"The Americans who call themselves "Conservatives" have the right to the title only in a particular sense. In fact, they are old-fashioned liberals. They stand for the freedom of the individual to use his property as he wishes, and for a limited government which must keep out of the marketplace. Their concentration on freedom from governmental interference has more to do with nineteenth-century liberalism than with traditional convervatism, which asserts the right of the community to restrain freedom in the name of the common good. Senator Goldwater appealed directly to the American Constitution and to Locke, its philosophical architect. The Senator's chief economic adviser, Professor Milton Friedman, appeals to the British liberal economists of the nineteenth century. They are "conservatives" only in terms of the short history of their own country. They claim that the authentic American tradition went off the rails with the mass liberalism of the New Deal and should return to the individualism of the founding fathers. The makers of the Constitution took their philosophy from the first wave of modernity; the spirit of the New Deal belonged to the later waves of liberalism. In this sense, Goldwater is an American conservative. But what he conserves is the liberal philosophy of Locke. The founders of the United States took their thought from the eighteenth-century Enlightenment. Their rallying cry was "freedom." There was no place in their cry for the organic conservatism that pre-dated the age of progress. Indeed, the United States is the only society on earth that has no traditions from before the age of progress. Their "right-wing" and "left-wing" are just different species of liberalism. "Freedom" was the slogan of both Goldwater and President Johnson."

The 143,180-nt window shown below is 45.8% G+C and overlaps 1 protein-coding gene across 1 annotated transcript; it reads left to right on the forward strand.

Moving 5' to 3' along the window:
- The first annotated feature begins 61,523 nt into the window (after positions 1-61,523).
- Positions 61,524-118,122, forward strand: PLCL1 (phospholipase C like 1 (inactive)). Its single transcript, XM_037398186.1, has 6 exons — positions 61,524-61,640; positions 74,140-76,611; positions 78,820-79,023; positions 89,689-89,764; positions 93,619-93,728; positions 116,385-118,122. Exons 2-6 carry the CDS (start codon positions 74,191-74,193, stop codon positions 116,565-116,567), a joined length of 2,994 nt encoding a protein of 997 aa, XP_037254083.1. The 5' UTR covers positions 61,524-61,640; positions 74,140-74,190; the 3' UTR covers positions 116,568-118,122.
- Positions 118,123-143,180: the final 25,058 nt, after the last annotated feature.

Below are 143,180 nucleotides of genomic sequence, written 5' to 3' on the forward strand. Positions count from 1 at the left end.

--George Grant, from Lament for a Nation: The Defeat of Canadian Nationalism.